A Message from the President

IFALPA President - Captain Ron Abel

Airplanes have profoundly changed our lives, and our world has never been so connected as it is now – but behind every successful flight there is an army of people working tirelessly to ensure that all aircraft arrive on time and safely at their destination. The International Federation of Air Line Pilots’ Associations (IFALPA) was founded in 1948 for the purpose of promoting the highest level of air safety worldwide.

Since then, the Federation has worked with the International Civil Aviation Organization (ICAO), Regulators, Aircraft Manufacturers, Airports, Air Traffic Service Providers, Airlines, and many other organizations to make global aviation safe, secure and sustainable for everyone.

The year 2018 marks the 70th anniversary of the Federation. For seven decades, IFALPA has been the global voice of pilots, and the airline pilot’s unique perspective has been profoundly influential in making the skies safe and secure. We pride ourselves on upholding our mission at every turn; to promote the highest level of aviation safety worldwide and to be the global advocate of the piloting profession; providing representation, services and support to both our members and the aviation industry.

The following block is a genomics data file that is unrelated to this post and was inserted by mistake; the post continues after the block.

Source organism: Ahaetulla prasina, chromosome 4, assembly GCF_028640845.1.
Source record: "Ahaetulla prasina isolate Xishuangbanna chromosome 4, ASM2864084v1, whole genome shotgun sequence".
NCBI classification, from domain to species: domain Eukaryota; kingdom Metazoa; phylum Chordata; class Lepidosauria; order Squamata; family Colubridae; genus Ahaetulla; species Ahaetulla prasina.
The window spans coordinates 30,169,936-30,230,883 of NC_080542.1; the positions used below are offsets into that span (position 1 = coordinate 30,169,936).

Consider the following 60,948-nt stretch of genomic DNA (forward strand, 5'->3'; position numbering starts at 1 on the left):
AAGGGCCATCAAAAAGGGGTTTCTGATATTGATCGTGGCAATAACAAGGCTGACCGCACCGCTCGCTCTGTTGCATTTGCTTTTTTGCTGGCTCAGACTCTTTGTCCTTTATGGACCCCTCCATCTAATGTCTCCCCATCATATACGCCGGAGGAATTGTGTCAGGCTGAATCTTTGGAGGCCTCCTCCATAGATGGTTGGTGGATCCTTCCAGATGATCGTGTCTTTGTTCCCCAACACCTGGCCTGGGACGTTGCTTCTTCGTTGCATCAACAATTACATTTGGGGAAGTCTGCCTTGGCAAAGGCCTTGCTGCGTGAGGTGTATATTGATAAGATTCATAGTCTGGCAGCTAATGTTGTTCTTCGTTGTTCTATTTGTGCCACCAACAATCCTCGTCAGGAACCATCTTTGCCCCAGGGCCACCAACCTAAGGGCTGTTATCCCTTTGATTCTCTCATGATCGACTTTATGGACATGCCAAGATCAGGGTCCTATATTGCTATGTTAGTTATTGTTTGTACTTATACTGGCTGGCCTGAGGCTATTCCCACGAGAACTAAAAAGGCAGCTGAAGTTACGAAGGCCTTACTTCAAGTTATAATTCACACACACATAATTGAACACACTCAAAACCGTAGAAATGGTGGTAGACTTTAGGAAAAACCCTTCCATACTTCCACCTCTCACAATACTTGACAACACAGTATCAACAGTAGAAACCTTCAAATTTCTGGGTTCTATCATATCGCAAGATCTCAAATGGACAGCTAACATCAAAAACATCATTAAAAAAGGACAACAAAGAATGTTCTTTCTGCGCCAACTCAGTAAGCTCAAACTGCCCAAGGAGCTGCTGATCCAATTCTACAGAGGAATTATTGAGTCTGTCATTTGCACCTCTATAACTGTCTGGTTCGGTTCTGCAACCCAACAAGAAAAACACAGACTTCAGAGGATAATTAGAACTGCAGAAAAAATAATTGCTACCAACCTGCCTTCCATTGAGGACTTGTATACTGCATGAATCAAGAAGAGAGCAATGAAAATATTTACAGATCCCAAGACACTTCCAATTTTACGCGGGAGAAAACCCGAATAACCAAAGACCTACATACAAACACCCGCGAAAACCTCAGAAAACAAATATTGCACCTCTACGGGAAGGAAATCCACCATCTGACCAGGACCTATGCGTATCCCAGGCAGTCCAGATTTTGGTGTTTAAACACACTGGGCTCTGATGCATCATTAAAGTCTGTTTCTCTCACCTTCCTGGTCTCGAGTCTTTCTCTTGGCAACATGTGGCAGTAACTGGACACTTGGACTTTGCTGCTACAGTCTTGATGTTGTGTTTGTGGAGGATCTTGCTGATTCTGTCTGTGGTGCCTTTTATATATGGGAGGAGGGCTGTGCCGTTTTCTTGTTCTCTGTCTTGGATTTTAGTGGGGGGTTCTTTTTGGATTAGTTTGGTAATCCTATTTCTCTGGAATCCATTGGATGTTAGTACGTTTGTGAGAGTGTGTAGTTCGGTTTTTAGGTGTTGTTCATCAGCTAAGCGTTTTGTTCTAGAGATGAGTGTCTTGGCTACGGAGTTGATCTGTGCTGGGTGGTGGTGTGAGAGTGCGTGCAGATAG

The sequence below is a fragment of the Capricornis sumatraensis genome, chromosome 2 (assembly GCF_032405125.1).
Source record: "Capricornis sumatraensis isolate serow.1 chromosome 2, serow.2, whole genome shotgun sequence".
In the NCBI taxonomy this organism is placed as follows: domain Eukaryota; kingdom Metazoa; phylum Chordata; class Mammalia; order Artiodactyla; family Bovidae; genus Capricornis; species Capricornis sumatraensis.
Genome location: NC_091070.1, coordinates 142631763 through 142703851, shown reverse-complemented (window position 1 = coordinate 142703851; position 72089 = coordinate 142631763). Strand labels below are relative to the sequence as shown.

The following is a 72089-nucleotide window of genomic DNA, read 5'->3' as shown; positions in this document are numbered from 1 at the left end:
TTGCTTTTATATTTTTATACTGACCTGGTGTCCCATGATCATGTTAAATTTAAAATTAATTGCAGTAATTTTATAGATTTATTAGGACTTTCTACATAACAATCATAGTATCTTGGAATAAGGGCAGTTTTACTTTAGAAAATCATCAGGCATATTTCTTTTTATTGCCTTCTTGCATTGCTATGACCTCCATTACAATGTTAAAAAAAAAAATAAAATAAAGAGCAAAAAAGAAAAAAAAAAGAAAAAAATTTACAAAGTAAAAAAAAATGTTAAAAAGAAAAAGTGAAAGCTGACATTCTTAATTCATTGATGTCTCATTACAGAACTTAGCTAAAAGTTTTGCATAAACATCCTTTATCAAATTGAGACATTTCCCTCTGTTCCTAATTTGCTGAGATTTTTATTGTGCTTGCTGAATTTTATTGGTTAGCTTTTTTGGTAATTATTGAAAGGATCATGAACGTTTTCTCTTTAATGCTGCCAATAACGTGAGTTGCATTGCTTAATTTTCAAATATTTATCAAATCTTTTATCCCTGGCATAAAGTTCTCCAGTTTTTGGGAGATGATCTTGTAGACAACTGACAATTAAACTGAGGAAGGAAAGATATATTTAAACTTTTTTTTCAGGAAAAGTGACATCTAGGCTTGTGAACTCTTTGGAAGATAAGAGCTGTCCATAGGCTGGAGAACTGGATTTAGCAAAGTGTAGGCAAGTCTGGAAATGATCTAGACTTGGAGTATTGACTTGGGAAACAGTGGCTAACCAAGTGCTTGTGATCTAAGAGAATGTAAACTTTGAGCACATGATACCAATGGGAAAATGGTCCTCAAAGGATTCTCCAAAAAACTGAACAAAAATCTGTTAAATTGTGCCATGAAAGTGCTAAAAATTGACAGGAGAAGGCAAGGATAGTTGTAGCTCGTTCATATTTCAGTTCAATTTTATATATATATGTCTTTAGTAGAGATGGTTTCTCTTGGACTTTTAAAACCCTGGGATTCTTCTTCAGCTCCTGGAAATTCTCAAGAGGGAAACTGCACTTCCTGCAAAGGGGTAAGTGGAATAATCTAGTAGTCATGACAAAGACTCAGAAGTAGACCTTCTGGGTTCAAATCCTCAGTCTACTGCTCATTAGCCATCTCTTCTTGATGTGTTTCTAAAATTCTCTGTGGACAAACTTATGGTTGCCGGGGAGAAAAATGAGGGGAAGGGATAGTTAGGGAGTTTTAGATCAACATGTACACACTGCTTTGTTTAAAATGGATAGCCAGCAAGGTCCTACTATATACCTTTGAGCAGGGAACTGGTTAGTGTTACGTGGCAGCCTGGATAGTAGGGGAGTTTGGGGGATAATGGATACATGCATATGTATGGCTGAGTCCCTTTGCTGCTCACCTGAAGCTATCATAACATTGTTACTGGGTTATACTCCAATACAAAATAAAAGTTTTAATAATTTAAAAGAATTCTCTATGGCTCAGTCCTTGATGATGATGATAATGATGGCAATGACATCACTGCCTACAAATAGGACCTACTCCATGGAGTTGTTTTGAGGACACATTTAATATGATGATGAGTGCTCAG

This is an exciting time for all of us—an occasion not only to celebrate our legacy of innovation and achievement, but also to advance a vision that will guide the Federation’s next 70 years. As we look into the future, it is clear we must continue to find new ways to support our unique industry while building on the strengths that have made us successful for so long: remarkable volunteers dedicated to making aviation safer every day, a community of outstanding and engaged Member Associations that share a passion to make a difference in the world, and a global reach that fosters cooperation and the exchange of ideas.

We invite you to explore our accomplishments and achievements of the past seven decades and celebrate with us 70 years of safe air travel.

Kind regards,

Ron Abel

IFALPA President

The Foundation Decade

1948 – 1957

The International Federation of Air Line Pilots’ Associations (IFALPA) was founded in 1948 after the International Civil Aviation Organization (ICAO) was formed for the purpose of regulating international civil aviation.

Throughout its history, IFALPA has contributed to the development and adoption of ICAO Standards and Recommended Practices (SARPs) to achieve the highest level of aviation safety worldwide.

 In 1952, the first technical study group was created in order to include the pilot’s perspective and expertise into discussions at ICAO regarding Airworthiness. In 1956, the Regional Vice-President structure was formed.

First IFALPA Conference, London, 1948

1948

The first IFALPA Conference was held in London with the participation of 13 Member Associations. Today, IFALPA has nearly 100 Member Associations representing more than 100,000 professional pilots worldwide.

1948 - Dave-Behnkle, First IFALPA President

1948

In the early days of air travel, the piloting profession lacked basic operational safety protections and pilots were often not fairly compensated for their work. Motivated by these professional roadblocks, Captain Dave Behncke founded the Air Line Pilots’ Association (ALPA), and became the first IFALPA President in 1948.

The Second Decade